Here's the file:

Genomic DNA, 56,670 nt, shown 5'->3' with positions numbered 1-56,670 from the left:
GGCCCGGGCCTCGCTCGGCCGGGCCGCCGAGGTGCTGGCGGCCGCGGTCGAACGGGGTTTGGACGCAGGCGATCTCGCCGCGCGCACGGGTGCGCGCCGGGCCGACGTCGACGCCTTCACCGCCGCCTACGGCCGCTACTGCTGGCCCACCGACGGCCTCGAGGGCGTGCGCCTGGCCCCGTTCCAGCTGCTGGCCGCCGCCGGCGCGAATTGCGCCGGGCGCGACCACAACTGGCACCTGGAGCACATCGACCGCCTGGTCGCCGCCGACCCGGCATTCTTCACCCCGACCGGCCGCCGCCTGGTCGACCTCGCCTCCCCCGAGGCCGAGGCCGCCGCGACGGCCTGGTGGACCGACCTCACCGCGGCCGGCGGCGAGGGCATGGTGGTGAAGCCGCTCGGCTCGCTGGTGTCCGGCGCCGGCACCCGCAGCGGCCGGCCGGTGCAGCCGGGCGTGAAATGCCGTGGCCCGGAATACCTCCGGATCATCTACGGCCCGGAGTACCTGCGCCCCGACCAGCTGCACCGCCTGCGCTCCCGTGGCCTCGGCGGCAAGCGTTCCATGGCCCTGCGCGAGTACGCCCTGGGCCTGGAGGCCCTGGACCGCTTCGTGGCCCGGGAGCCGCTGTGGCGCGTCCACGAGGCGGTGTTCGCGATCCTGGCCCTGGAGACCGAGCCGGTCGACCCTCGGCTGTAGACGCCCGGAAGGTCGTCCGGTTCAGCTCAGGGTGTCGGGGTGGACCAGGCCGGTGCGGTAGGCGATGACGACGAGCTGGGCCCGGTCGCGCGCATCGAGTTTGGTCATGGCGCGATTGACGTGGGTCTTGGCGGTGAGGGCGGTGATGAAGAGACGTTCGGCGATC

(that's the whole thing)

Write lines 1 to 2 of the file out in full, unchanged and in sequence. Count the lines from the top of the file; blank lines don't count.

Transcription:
Genomic DNA, 56,670 nt, shown 5'->3' with positions numbered 1-56,670 from the left:
GGCCCGGGCCTCGCTCGGCCGGGCCGCCGAGGTGCTGGCGGCCGCGGTCGAACGGGGTTTGGACGCAGGCGATCTCGCCGCGCGCACGGGTGCGCGCCGGGCCGACGTCGACGCCTTCACCGCCGCCTACGGCCGCTACTGCTGGCCCACCGACGGCCTCGAGGGCGTGCGCCTGGCCCCGTTCCAGCTGCTGGCCGCCGCCGGCGCGAATTGCGCCGGGCGCGACCACAACTGGCACCTGGAGCACATCGACCGCCTGGTCGCCGCCGACCCGGCATTCTTCACCCCGACCGGCCGCCGCCTGGTCGACCTCGCCTCCCCCGAGGCCGAGGCCGCCGCGACGGCCTGGTGGACCGACCTCACCGCGGCCGGCGGCGAGGGCATGGTGGTGAAGCCGCTCGGCTCGCTGGTGTCCGGCGCCGGCACCCGCAGCGGCCGGCCGGTGCAGCCGGGCGTGAAATGCCGTGGCCCGGAATACCTCCGGATCATCTACGGCCCGGAGTACCTGCGCCCCGACCAGCTGCACCGCCTGCGCTCCCGTGGCCTCGGCGGCAAGCGTTCCATGGCCCTGCGCGAGTACGCCCTGGGCCTGGAGGCCCTGGACCGCTTCGTGGCCCGGGAGCCGCTGTGGCGCGTCCACGAGGCGGTGTTCGCGATCCTGGCCCTGGAGACCGAGCCGGTCGACCCTCGGCTGTAGACGCCCGGAAGGTCGTCCGGTTCAGCTCAGGGTGTCGGGGTGGACCAGGCCGGTGCGGTAGGCGATGACGACGAGCTGGGCCCGGTCGCGCGCATCGAGTTTGGTCATGGCGCGATTGACGTGGGTCTTGGCGGTGAGGGCGGTGATGAAGAGACGTTCGGCGATC